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Garcia describes a few projects within the realm of sustainable agriculture. For example, Garcia trains extension educators on various sustainability issues. The educators may then go back to their communities and work directly with farmers and workers, “so that those farmers are more exposed to sustainable agriculture issues, including, for example, sustainable agriculture practices, natural resources, conservation issues, and funding opportunities for sustainable agriculture projects for their farms.” Garcia works as well with MU’s community of students, staff, and faculty, offering a monthly seminar called, “What’s New in Sustainable Food and Farming.”
While he sometimes presents workshops directly to Latino farmers and agricultural workers, often Garcia targets employers of food and agricultural workers. He provides them with information about legal issues, communication, and culture necessary in order to hire and retain Latino agricultural workers.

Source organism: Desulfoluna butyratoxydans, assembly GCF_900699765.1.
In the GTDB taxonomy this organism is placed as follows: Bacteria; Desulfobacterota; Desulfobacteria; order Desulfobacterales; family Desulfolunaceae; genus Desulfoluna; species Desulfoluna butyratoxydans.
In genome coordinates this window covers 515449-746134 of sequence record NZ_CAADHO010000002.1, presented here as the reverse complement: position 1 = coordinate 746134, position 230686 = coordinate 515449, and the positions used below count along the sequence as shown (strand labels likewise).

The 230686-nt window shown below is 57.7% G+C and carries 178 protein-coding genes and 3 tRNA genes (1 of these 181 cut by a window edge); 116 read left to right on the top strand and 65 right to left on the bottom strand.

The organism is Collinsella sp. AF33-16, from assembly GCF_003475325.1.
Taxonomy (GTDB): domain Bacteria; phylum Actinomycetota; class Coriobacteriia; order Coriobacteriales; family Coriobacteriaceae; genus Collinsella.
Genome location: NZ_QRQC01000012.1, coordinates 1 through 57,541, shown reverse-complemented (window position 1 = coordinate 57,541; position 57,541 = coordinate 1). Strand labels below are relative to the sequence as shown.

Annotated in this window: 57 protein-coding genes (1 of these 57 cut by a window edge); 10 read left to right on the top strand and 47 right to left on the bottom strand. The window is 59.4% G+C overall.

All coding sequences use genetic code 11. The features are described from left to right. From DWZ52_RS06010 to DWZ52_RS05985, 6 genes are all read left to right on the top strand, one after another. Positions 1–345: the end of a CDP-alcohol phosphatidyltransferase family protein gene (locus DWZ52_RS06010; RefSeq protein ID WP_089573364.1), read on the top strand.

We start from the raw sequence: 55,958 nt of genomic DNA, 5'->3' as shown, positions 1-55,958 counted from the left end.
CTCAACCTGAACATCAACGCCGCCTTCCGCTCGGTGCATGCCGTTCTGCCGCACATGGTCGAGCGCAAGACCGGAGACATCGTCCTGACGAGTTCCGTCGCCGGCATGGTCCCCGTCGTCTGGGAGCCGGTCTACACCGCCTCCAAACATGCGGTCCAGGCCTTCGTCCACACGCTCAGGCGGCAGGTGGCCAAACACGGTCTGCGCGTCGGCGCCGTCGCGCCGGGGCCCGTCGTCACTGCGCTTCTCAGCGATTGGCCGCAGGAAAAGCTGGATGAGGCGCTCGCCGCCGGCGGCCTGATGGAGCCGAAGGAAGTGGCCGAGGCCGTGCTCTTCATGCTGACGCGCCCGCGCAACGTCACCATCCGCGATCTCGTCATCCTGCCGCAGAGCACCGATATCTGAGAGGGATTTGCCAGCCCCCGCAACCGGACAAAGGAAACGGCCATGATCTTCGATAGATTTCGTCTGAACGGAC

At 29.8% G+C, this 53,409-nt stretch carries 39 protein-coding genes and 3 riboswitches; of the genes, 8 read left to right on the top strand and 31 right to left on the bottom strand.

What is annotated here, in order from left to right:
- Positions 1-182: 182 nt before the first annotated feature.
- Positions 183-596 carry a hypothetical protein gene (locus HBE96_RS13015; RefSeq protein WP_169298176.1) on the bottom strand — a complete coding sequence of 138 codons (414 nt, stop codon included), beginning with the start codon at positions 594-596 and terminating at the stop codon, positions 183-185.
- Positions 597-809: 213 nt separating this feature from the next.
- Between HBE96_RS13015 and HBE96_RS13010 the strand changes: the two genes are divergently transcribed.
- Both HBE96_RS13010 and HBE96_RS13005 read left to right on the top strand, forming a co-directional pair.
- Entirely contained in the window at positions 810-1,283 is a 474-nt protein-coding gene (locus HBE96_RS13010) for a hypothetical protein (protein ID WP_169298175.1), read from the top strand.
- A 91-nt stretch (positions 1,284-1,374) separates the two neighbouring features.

Beyond the Latino farmers and workers, Garcia does similar workshops and presentations for extension people working with Hmong and other immigrant farmers in Missouri. Part of his work involves bridging existing services, and facilitating partnerships and connections. “It has to be collaborative,” he says, “I’d kill myself if I tried to everything on my own. Success relies heavily on those collaborations.”